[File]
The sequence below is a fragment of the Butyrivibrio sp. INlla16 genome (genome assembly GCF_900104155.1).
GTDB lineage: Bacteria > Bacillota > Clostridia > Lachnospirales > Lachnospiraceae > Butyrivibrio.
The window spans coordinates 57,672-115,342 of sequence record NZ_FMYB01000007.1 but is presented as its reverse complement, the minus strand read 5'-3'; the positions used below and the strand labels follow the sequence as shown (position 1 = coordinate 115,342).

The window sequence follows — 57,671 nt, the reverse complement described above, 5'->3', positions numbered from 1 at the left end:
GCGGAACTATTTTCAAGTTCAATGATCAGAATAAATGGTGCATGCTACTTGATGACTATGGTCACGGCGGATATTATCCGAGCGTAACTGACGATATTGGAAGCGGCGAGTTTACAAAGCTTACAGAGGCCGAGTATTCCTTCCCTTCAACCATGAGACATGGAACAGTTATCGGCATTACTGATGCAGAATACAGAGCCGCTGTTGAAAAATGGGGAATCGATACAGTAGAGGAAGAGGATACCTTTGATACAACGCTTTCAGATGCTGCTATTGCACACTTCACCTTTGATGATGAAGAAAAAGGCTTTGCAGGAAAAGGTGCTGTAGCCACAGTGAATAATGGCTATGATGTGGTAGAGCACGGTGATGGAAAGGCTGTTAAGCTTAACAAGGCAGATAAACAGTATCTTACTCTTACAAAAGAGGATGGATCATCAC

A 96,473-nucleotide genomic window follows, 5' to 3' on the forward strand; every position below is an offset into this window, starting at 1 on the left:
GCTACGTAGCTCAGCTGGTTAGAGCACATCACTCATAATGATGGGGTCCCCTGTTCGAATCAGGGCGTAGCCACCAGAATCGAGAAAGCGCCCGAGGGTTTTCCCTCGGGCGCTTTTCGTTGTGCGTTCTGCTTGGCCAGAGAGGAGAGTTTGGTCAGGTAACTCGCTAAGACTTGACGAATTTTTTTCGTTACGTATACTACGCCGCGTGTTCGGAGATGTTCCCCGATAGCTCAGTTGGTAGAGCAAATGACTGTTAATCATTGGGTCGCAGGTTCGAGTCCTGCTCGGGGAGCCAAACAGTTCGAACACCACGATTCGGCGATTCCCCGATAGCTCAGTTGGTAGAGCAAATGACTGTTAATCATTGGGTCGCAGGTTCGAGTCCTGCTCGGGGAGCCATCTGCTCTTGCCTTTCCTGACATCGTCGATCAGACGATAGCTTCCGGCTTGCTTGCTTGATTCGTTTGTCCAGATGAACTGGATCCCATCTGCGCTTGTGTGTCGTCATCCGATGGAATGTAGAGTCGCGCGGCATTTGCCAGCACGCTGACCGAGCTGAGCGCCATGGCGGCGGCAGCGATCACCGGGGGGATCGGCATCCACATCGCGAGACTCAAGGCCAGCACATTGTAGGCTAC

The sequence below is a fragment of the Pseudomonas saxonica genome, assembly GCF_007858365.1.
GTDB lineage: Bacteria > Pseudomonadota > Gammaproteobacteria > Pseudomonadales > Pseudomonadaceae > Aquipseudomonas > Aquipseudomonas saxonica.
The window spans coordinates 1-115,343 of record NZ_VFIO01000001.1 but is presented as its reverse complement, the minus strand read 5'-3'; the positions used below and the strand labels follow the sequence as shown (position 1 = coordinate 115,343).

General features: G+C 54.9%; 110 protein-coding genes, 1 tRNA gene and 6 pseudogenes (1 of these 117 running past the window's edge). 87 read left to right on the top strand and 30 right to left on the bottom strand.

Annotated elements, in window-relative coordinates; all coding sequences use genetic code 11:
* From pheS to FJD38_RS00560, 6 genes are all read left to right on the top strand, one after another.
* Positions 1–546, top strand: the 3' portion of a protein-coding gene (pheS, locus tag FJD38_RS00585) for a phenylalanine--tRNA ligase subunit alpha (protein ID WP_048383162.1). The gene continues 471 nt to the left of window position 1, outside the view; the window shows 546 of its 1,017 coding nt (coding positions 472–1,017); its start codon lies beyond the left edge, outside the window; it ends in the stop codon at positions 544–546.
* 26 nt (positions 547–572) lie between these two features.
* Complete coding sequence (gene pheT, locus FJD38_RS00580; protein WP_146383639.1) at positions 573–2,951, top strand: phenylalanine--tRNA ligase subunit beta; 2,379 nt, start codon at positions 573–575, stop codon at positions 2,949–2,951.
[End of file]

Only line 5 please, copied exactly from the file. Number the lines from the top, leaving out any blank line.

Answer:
GCGGAACTATTTTCAAGTTCAATGATCAGAATAAATGGTGCATGCTACTTGATGACTATGGTCACGGCGGATATTATCCGAGCGTAACTGACGATATTGGAAGCGGCGAGTTTACAAAGCTTACAGAGGCCGAGTATTCCTTCCCTTCAACCATGAGACATGGAACAGTTATCGGCATTACTGATGCAGAATACAGAGCCGCTGTTGAAAAATGGGGAATCGATACAGTAGAGGAAGAGGATACCTTTGATACAACGCTTTCAGATGCTGCTATTGCACACTTCACCTTTGATGATGAAGAAAAAGGCTTTGCAGGAAAAGGTGCTGTAGCCACAGTGAATAATGGCTATGATGTGGTAGAGCACGGTGATGGAAAGGCTGTTAAGCTTAACAAGGCAGATAAACAGTATCTTACTCTTACAAAAGAGGATGGATCATCAC